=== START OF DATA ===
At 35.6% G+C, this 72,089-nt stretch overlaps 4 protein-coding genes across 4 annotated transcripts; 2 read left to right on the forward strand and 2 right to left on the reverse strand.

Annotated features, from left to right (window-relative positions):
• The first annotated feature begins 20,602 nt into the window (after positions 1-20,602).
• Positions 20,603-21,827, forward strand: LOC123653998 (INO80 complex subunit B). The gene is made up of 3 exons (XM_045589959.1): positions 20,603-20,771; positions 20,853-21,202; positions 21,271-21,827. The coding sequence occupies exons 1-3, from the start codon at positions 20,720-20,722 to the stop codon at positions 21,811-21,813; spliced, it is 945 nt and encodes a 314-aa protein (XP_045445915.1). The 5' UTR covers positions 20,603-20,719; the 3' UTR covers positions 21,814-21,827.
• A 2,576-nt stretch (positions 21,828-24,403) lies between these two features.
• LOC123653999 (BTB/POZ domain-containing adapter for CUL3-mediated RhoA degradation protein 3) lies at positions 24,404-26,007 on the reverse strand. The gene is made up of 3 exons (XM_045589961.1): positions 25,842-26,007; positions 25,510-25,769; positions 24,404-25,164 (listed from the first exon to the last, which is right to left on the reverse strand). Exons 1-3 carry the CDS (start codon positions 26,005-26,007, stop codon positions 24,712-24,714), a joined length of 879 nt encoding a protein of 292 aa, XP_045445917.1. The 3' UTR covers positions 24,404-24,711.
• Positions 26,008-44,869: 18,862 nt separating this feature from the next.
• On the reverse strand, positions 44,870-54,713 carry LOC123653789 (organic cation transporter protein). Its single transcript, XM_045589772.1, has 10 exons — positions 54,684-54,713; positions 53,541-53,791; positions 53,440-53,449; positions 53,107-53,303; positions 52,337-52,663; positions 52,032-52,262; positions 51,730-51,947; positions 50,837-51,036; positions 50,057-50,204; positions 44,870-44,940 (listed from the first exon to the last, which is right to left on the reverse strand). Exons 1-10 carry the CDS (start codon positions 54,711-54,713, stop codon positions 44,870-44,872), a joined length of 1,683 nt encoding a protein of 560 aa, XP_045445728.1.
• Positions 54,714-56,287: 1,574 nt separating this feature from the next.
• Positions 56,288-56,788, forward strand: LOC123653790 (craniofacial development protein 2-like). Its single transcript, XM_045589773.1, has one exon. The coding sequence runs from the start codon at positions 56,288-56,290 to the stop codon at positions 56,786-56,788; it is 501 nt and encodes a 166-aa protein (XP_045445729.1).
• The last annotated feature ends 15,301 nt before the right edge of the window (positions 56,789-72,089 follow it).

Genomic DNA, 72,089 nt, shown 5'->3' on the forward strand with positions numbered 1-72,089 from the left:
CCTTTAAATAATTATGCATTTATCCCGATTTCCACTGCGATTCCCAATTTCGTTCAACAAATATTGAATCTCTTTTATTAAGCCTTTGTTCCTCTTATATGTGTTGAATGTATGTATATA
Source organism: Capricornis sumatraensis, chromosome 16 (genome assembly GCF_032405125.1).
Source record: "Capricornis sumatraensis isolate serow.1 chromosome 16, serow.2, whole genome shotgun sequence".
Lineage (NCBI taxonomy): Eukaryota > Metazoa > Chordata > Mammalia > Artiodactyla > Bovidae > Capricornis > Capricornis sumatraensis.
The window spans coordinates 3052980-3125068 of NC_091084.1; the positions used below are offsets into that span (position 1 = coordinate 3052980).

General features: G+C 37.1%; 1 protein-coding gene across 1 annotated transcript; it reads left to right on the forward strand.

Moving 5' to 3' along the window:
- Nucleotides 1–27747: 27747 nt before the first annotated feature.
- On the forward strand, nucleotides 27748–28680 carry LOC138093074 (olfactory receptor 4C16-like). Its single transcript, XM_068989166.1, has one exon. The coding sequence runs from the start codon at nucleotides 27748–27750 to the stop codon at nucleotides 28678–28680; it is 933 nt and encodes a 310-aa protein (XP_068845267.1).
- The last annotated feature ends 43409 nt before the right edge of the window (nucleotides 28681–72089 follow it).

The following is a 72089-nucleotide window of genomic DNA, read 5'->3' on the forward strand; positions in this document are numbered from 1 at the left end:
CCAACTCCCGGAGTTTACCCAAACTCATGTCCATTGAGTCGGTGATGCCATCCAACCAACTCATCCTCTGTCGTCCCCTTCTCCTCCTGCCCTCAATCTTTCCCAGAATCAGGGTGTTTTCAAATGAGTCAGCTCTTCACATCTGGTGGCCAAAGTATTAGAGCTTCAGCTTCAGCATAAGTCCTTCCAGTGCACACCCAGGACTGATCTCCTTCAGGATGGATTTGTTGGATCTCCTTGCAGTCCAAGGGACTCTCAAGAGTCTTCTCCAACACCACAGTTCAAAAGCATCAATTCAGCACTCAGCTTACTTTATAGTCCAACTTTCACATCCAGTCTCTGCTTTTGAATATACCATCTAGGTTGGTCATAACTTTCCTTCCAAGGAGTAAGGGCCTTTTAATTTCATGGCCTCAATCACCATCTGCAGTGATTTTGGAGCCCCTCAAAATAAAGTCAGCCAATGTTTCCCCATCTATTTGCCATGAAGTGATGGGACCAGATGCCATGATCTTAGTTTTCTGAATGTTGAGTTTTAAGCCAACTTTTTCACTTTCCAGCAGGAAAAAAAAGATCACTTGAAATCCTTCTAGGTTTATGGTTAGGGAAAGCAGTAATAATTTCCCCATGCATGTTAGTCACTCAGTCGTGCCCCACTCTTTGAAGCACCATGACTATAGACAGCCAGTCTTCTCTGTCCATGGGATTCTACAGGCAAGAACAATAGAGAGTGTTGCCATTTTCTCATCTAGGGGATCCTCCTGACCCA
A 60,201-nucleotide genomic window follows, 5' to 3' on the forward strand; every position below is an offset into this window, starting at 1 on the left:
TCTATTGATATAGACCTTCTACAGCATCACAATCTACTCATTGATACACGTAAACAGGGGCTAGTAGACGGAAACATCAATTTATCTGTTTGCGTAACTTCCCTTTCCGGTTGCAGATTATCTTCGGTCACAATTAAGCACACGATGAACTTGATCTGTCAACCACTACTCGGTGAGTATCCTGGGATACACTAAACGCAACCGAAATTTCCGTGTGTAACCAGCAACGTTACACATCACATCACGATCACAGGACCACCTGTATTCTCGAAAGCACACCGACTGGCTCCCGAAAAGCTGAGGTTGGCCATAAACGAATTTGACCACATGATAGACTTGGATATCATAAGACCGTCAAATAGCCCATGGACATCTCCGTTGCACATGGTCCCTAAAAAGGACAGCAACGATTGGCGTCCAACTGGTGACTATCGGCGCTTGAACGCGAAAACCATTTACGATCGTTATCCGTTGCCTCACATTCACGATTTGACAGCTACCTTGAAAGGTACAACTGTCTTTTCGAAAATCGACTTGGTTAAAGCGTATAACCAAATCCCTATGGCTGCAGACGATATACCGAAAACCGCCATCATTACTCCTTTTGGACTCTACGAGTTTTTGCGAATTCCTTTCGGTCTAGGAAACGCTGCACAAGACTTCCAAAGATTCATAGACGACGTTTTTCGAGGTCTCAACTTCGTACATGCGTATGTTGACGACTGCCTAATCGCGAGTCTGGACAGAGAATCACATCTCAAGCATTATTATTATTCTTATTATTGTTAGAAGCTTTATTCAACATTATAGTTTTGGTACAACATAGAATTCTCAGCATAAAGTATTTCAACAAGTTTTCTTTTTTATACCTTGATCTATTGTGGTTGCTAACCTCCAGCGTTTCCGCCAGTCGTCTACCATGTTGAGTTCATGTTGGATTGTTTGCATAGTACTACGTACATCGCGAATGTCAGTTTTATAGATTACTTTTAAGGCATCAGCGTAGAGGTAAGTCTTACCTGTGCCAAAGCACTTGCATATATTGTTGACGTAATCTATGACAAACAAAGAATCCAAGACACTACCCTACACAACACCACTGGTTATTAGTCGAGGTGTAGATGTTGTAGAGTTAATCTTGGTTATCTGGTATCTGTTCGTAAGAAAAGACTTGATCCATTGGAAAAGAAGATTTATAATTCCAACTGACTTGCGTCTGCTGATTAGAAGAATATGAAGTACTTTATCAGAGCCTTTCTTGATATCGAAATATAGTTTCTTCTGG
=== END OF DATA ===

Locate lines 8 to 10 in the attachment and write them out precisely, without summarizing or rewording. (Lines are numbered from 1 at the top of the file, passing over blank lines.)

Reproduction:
• On the reverse strand, positions 44,870-54,713 carry LOC123653789 (organic cation transporter protein). Its single transcript, XM_045589772.1, has 10 exons — positions 54,684-54,713; positions 53,541-53,791; positions 53,440-53,449; positions 53,107-53,303; positions 52,337-52,663; positions 52,032-52,262; positions 51,730-51,947; positions 50,837-51,036; positions 50,057-50,204; positions 44,870-44,940 (listed from the first exon to the last, which is right to left on the reverse strand). Exons 1-10 carry the CDS (start codon positions 54,711-54,713, stop codon positions 44,870-44,872), a joined length of 1,683 nt encoding a protein of 560 aa, XP_045445728.1.
• Positions 54,714-56,287: 1,574 nt separating this feature from the next.
• Positions 56,288-56,788, forward strand: LOC123653790 (craniofacial development protein 2-like). Its single transcript, XM_045589773.1, has one exon. The coding sequence runs from the start codon at positions 56,288-56,290 to the stop codon at positions 56,786-56,788; it is 501 nt and encodes a 166-aa protein (XP_045445729.1).